While getting ready for work last Wednesday, I came across a small note in one of my shoe boxes. I knew why the note was there, buried under a pair of shoes I rarely wear, and I remember the night I shoved it there, out of my sight. It was note from my daughter, written during a dark time in her life.
I knew healing, growth, and restoration bridged the two years between then and now, and I knew the daughter sleeping down the hall was safe, and her thoughts were safe, by God’s grace. And in my present reality, her joy and peace are visible and real, but reading the thoughts of her dark season again made the depths of me tremble. My body and mind knew the truth of ‘now’, but they also remembered the truth of ‘then’.
I stayed on the floor of my closet, rolling my neck and shoulders, breathing. I’ve studied trauma and secondary trauma, compassion fatigue, professional resiliency, and trauma healing. The remedy for triggers and stress, trauma and panic is simple – release the tension. In the complexity of crisis, when vigilance was necessary, ‘release the tension’ was a hard pill to swallow. With practice, I’ve come to appreciate the simple solution. Release has become a reflex, a medicine with quick results.
But in my calm body, I wondered why I hadn’t ripped that note to pieces and thrown it away, sent it off to a landfill far from my home so I wouldn’t have to remember. And I wondered why I was closing the shoe box with the note still in it, preserving it for another discovery.
I didn’t want to remember; but I didn’t want to forget.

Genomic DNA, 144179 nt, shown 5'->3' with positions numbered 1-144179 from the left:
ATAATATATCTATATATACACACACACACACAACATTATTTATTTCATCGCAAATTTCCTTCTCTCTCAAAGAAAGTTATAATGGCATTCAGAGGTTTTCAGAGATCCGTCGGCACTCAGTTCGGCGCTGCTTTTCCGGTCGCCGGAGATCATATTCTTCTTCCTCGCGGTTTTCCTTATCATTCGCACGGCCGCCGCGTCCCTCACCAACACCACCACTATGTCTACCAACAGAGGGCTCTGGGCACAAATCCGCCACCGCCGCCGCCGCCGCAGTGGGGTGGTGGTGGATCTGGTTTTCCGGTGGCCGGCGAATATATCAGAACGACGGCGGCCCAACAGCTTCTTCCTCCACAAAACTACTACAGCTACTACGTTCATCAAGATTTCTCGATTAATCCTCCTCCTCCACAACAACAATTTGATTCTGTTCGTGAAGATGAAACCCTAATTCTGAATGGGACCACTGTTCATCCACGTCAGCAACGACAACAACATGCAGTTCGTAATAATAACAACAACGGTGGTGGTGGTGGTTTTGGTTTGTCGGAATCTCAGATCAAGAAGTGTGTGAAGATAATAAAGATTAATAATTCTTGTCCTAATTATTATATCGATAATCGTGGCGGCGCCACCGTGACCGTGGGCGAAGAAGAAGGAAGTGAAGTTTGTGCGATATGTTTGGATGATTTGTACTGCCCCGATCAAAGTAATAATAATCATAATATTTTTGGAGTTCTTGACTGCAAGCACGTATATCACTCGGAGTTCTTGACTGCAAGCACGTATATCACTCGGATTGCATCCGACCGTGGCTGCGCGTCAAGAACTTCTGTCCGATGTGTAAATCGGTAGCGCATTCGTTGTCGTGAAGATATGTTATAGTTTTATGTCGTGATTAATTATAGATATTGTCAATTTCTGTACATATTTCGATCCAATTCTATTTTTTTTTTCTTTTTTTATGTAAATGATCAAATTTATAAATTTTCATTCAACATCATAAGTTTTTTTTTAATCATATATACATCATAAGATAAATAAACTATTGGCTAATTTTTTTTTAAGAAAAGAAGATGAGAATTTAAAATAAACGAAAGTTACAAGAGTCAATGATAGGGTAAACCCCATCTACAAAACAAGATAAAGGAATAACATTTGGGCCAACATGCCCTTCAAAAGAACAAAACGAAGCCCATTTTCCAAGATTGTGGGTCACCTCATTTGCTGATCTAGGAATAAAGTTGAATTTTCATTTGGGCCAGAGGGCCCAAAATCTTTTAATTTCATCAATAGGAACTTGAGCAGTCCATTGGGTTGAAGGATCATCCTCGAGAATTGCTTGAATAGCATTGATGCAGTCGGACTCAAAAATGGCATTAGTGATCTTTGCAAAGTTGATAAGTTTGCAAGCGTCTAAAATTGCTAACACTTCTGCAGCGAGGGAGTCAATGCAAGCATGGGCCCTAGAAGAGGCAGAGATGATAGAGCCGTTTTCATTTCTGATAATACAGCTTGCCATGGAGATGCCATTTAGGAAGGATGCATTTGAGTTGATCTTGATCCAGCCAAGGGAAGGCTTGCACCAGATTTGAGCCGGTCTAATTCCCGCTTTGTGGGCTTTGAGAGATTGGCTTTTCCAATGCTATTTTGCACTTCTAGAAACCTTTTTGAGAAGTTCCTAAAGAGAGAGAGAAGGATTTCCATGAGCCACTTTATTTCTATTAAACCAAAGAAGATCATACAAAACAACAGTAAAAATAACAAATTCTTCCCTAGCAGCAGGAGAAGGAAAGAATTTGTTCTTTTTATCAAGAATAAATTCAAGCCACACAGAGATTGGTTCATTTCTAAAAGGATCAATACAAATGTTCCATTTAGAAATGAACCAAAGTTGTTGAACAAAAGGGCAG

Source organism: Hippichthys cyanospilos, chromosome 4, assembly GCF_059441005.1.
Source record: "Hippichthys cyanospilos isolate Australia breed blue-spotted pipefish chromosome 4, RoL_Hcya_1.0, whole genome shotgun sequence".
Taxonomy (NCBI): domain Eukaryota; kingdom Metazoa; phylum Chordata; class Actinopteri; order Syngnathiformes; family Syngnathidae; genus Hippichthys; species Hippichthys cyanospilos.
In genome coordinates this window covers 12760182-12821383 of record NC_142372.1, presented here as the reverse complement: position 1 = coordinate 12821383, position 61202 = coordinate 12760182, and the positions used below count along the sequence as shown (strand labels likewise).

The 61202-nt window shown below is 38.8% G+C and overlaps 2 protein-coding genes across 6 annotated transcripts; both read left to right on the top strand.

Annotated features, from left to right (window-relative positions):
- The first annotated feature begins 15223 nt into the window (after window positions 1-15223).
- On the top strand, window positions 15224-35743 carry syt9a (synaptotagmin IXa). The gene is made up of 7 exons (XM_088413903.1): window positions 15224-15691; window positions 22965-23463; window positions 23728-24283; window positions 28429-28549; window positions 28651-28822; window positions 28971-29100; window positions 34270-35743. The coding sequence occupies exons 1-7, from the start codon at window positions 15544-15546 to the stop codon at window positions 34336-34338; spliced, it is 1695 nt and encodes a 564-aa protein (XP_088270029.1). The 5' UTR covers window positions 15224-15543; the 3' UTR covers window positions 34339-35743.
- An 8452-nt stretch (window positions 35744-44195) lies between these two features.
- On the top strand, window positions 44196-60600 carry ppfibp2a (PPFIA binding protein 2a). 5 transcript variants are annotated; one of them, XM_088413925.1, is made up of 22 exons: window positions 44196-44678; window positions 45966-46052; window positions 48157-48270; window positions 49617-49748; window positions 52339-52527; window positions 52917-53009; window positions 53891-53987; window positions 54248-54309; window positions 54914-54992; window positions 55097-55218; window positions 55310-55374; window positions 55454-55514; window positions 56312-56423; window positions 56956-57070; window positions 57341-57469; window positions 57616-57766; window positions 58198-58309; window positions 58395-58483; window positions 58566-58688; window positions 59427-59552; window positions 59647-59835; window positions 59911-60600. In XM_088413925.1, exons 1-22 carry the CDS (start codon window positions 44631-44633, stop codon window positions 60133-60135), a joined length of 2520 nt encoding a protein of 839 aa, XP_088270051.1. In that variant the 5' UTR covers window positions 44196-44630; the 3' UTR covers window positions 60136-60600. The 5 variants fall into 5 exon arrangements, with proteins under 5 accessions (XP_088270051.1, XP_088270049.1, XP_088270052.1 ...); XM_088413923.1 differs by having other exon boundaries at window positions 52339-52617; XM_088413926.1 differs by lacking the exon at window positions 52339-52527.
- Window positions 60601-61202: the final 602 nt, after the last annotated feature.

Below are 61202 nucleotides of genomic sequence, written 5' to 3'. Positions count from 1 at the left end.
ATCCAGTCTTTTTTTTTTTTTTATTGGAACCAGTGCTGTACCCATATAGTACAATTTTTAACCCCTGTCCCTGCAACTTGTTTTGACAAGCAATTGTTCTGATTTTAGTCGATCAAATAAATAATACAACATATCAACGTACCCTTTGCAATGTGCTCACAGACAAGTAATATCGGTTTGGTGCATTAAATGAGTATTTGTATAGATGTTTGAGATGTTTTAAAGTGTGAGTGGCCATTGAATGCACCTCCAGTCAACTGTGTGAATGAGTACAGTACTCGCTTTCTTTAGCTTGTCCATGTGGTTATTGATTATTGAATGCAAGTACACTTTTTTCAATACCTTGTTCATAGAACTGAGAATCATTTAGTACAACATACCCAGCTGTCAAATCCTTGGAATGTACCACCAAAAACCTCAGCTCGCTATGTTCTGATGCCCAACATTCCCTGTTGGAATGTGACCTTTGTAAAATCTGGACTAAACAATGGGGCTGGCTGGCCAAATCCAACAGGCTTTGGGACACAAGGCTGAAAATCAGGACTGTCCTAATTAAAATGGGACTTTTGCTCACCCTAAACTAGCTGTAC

Yes, I remembered the frantic months of recovery and finding help, but I couldn’t forget how God had led me to good people and proper care. Yes, I remembered praying exhausting prayers for healing and hope, but I couldn’t forget the peace that had guarded my mind and filled our home. I couldn’t forget how that peace had completely overwhelmed my understanding.
I remembered conversations no mama wants to have, but I couldn’t forget the relief of lies and shame and destructive beliefs being dug up by the roots during those conversations. I couldn’t forget how truth and grace had settled like seeds on the fresh, messy furrows of my daughter’s heart and mind. I couldn’t forget the moments and days and conversations to come when I saw evidence of those seeds flourishing, when I heard truth and health in my daughter’s tone. She could articulate what was once confusion. She could locate the truth in the noise, and she knew how to hold it – she believed it.
In remembering, I trembled in fear. In reconciling the experience with my present situation, I trembled in gratitude. We’d made it to the other side, and I couldn’t forget the wonder of a God who loved us, saw us, and carried us through.
In Psalms, slaves on their exodus come to the Red Sea. They see an impassable barrier of water; God sees a dry path underneath the sea. In the poetic retelling, the Red Sea trembles at the sight of God, and in the shaking, a path is revealed, a path no one knew was there. God had created a way through, long before it was needed – and in the trembling the path to freedom is brought to light.
Man, I’ve trembled. I don’t love it, but I’ve learned not to run from it. Because in the shake up, the truth is revealed – about God, about me, about what He’s created deep within me. He’s always provided a way through, He’s always led me across impossible waters, safe and dry – and forever changed. I may remember the fear, but I won’t forget His faithfulness. I may remember my weakness, but I won’t forget the wonder of His power. I may remember the darkness, but I sure as heck haven’t forgotten the breaking of light. Freedom was on the other side of what seemed an impossible journey, but I had to walk through it to get there.
Later that day, I help a woman in the throes of crisis and trauma. She’s wondering if she has what it takes to walk the long road ahead, and I remember wondering the same thing many times before. I remember to encourage her one step further.
And as always, if you know someone who needs One More Truth, please share.